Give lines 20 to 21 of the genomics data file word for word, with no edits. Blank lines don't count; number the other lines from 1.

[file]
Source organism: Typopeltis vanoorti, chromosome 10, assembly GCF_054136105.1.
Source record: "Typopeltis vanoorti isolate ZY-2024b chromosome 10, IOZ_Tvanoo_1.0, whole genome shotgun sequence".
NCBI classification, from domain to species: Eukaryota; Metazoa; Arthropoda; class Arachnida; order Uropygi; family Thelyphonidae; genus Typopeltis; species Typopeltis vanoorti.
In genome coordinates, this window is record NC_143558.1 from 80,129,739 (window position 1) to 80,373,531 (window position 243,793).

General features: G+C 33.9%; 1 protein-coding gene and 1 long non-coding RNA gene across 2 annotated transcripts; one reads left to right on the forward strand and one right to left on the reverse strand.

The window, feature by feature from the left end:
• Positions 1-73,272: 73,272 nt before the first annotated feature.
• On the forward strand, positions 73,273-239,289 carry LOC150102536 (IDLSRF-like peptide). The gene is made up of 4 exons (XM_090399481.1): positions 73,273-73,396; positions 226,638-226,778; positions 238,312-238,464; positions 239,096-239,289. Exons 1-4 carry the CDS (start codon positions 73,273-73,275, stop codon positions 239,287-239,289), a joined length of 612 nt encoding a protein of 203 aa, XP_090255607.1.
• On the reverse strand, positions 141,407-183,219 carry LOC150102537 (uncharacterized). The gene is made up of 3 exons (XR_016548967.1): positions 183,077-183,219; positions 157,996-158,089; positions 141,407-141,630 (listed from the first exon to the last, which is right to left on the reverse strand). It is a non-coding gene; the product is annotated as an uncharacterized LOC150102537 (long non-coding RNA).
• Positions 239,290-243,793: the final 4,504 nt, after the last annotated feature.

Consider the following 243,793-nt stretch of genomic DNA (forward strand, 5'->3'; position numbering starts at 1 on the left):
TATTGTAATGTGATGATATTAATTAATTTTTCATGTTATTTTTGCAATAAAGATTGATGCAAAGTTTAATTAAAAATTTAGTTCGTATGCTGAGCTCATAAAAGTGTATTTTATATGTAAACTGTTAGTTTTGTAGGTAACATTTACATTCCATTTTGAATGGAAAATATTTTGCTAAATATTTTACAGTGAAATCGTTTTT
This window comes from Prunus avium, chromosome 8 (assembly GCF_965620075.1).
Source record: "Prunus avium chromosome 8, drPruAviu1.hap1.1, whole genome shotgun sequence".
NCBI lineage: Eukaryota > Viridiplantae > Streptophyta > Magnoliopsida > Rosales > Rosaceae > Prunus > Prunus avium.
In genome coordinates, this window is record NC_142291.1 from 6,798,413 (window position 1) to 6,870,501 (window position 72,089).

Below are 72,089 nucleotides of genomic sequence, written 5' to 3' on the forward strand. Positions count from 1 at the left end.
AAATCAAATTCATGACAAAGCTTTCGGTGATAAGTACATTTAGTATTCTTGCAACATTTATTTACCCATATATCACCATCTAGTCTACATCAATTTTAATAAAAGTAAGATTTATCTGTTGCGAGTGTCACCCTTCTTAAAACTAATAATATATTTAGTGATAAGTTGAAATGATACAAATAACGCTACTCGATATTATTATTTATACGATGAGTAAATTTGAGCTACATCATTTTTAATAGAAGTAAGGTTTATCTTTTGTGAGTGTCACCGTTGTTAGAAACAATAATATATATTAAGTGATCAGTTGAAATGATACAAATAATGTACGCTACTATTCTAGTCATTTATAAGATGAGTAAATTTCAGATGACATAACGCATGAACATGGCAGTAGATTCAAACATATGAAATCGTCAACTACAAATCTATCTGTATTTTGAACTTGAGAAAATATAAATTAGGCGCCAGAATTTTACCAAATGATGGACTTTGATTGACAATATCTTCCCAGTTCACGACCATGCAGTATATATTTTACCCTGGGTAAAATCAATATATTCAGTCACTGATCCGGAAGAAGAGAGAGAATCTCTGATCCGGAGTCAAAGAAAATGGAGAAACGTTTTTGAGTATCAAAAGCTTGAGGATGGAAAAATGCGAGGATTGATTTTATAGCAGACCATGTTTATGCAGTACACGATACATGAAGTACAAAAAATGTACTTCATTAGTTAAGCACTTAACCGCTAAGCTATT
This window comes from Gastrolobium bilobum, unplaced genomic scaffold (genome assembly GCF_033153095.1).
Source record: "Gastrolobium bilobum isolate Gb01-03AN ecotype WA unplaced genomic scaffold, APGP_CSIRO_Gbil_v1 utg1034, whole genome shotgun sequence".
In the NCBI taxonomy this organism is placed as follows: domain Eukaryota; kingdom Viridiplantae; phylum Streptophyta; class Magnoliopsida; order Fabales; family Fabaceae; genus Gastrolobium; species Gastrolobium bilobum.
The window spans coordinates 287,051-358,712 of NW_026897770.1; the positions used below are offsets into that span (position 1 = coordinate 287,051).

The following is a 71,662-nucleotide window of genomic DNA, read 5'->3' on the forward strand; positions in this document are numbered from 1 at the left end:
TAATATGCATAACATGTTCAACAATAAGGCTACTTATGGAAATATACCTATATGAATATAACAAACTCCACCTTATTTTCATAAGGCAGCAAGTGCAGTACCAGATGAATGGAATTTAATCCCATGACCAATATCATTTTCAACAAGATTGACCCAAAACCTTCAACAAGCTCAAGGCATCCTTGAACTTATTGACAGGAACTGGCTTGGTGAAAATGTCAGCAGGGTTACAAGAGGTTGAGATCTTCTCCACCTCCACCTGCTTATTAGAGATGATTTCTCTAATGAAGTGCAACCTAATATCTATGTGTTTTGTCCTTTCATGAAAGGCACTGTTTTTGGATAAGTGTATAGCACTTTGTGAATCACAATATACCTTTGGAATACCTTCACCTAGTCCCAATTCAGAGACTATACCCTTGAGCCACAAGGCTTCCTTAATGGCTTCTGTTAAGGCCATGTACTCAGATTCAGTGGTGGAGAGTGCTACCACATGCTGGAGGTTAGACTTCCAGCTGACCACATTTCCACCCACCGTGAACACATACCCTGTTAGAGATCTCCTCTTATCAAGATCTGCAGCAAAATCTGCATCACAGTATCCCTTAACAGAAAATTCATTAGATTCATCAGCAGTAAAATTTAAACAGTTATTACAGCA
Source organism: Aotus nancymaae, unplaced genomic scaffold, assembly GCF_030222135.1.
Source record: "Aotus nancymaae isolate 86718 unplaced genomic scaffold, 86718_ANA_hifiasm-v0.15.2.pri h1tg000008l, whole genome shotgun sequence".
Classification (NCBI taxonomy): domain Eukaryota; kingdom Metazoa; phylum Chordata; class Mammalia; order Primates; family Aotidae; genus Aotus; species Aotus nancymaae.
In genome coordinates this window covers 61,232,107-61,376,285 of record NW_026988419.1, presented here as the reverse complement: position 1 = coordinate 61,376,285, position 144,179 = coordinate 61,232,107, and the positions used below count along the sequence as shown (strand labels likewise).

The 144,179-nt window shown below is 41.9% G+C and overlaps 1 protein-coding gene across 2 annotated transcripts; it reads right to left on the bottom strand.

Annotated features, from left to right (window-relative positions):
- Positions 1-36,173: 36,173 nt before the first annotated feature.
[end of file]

Source record: "Gastrolobium bilobum isolate Gb01-03AN ecotype WA unplaced genomic scaffold, APGP_CSIRO_Gbil_v1 utg1034, whole genome shotgun sequence".
In the NCBI taxonomy this organism is placed as follows: domain Eukaryota; kingdom Viridiplantae; phylum Streptophyta; class Magnoliopsida; order Fabales; family Fabaceae; genus Gastrolobium; species Gastrolobium bilobum.